Transversus abdominis plane block after Caesarean section in an area with limited resources
AbstractBackground: The primary objective of this study was to assess whether transversus abdominis plane (TAP) block is effective as part of multimodal pain management following Caesarean section in an area with limited resources. The study also looked at the advantage of this block in reducing the consumption of morphine and diclofenac postoperatively. Methods: After approval by the institutional ethics committee and informed consent of participants, 108 ASA I and II patients for Caesarean section under spinal anaesthesia were randomly allocated to either the TAP block group or the control. The TAP block group received a landmark-orientated, bilateral TAP block in the triangle of Petit. Postoperative pain treatment followed the same protocol for both groups. Visual analogue scale (VAS) pain scores were measured at 2, 4, 6, 8, 12, 18 and 24 h postoperatively. At the same time, consumption of diclofenac and morphine was measured and compared. Results: No adverse effects of the TAP block were detected. VAS pain scores were significantly lower in the TAP block group at rest, deep breathing, intentional coughing, and mobilisation in all cases (p < 0. 05). Morphine and diclofenac consumption was significantly higher in the control group (p < 0. 001). Conclusion: TAP block reduced the VAS pain scores significantly both at rest and during stressors. As a result, morphine and diclofenac consumption was significantly reduced in the TAP block group. Therefore, it is feasible to implement TAP block as part of a multimodal analgesia regimen after Caesarean section in a tertiary health care centre in a developing nation. (Full text available online at www.medpharm.tandfonline.com/ojaa) South Afr J Anaesth Analg 2017; DOI: 10.1080/22201181.2017.1349361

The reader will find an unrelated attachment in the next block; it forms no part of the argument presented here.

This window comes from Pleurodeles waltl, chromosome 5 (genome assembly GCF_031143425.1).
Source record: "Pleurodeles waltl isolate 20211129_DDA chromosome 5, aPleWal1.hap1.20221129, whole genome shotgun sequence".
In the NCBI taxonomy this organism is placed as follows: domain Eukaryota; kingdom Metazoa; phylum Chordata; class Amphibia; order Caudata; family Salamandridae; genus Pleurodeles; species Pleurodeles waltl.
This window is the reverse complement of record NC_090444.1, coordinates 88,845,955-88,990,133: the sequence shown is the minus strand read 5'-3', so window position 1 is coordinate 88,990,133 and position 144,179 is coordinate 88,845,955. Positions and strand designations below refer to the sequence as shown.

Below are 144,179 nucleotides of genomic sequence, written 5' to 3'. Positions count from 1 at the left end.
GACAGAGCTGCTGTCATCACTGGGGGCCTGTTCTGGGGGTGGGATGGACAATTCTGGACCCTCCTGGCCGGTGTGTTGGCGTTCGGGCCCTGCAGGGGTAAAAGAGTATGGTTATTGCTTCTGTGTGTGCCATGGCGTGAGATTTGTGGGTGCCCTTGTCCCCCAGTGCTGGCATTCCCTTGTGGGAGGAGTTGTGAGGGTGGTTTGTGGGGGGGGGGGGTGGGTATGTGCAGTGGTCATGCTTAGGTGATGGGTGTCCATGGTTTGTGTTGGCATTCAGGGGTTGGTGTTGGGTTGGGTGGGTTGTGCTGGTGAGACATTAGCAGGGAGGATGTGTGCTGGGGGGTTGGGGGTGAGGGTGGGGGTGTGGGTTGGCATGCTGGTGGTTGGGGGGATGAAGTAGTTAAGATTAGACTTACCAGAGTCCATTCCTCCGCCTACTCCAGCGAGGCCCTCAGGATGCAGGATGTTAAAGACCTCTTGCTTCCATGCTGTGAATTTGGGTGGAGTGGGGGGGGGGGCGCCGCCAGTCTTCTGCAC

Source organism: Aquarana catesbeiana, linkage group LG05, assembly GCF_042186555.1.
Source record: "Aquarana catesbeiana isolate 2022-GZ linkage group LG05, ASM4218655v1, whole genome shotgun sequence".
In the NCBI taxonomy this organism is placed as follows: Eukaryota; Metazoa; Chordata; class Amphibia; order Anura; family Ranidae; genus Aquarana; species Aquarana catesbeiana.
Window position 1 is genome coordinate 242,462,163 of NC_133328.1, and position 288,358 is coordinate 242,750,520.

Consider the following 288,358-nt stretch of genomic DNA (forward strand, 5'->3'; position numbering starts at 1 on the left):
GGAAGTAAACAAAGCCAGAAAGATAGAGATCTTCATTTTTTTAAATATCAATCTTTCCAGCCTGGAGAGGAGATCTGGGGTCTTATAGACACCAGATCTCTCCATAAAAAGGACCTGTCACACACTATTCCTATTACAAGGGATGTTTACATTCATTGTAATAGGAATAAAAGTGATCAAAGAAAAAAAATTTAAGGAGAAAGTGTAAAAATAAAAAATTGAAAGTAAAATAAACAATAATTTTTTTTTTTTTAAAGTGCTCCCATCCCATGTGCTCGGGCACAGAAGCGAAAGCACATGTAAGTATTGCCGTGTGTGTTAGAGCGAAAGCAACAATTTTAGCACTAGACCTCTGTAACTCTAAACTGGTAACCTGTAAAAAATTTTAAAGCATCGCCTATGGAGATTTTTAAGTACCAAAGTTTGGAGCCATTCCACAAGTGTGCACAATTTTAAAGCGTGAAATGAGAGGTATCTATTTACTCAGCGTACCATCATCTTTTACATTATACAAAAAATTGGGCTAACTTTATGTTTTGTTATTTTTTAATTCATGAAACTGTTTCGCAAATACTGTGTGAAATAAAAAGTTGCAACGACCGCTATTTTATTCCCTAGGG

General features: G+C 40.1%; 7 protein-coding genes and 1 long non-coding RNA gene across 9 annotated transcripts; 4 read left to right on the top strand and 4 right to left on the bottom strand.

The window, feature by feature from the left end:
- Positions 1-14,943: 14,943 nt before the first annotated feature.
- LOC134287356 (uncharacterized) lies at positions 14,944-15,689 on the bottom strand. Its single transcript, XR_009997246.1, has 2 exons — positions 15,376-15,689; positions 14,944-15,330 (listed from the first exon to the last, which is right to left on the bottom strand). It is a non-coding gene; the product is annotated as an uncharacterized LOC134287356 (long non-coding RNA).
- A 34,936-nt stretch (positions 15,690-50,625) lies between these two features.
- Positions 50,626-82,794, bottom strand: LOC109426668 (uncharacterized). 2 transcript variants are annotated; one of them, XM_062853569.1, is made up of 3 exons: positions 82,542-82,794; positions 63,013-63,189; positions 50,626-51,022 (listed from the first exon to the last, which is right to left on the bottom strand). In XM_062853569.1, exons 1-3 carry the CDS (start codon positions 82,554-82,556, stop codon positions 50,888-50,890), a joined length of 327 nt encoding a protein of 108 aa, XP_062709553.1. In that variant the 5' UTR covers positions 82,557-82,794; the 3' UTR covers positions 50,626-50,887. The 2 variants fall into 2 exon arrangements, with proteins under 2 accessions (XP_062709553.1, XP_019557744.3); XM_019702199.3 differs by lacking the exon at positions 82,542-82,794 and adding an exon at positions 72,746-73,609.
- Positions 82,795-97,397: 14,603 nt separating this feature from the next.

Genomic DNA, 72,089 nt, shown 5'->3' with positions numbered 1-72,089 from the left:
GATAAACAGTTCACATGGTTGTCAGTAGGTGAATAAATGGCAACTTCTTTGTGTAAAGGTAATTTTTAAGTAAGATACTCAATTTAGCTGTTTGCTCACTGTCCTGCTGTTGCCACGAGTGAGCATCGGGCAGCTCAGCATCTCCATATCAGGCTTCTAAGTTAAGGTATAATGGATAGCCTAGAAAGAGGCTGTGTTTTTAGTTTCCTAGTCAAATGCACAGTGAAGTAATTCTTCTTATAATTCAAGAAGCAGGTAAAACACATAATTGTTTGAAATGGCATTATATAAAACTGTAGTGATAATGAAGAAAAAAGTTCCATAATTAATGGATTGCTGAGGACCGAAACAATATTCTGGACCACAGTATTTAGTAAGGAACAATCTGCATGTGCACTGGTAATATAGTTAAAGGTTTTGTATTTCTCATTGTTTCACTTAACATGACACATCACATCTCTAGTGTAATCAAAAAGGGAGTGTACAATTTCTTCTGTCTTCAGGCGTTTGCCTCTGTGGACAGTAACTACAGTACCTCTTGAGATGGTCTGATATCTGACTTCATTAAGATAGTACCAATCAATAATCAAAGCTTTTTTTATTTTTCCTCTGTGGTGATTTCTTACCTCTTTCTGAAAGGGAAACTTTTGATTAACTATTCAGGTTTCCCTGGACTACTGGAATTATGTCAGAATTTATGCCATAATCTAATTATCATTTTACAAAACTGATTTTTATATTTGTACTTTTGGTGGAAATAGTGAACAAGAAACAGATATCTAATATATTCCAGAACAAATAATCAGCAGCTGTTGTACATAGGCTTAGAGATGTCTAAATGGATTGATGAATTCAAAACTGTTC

By submitting manuscripts to SAJAA, authors of original articles are assigning copyright to the SA Society of Anaesthesiologists. Authors may use their own work after publication without written permission, provided they acknowledge the original source. Individuals and academic institutions may freely copy and distribute articles published in SAJAA for educational and research purposes without obtaining permission.